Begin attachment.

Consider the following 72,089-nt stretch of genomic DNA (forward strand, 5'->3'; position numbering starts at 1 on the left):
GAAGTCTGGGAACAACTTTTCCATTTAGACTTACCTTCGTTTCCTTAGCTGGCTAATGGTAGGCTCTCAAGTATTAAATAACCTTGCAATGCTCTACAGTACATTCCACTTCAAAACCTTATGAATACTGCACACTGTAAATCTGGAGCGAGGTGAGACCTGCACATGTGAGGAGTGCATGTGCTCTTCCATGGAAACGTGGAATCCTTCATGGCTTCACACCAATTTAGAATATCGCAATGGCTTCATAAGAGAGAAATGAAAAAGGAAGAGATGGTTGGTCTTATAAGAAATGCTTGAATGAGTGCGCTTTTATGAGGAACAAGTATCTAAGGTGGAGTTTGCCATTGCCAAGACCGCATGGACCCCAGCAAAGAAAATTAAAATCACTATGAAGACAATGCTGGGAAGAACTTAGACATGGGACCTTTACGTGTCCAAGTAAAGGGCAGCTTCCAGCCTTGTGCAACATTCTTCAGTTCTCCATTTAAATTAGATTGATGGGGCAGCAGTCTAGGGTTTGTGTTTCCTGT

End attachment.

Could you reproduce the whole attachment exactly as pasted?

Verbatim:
Consider the following 72,089-nt stretch of genomic DNA (forward strand, 5'->3'; position numbering starts at 1 on the left):
GAAGTCTGGGAACAACTTTTCCATTTAGACTTACCTTCGTTTCCTTAGCTGGCTAATGGTAGGCTCTCAAGTATTAAATAACCTTGCAATGCTCTACAGTACATTCCACTTCAAAACCTTATGAATACTGCACACTGTAAATCTGGAGCGAGGTGAGACCTGCACATGTGAGGAGTGCATGTGCTCTTCCATGGAAACGTGGAATCCTTCATGGCTTCACACCAATTTAGAATATCGCAATGGCTTCATAAGAGAGAAATGAAAAAGGAAGAGATGGTTGGTCTTATAAGAAATGCTTGAATGAGTGCGCTTTTATGAGGAACAAGTATCTAAGGTGGAGTTTGCCATTGCCAAGACCGCATGGACCCCAGCAAAGAAAATTAAAATCACTATGAAGACAATGCTGGGAAGAACTTAGACATGGGACCTTTACGTGTCCAAGTAAAGGGCAGCTTCCAGCCTTGTGCAACATTCTTCAGTTCTCCATTTAAATTAGATTGATGGGGCAGCAGTCTAGGGTTTGTGTTTCCTGT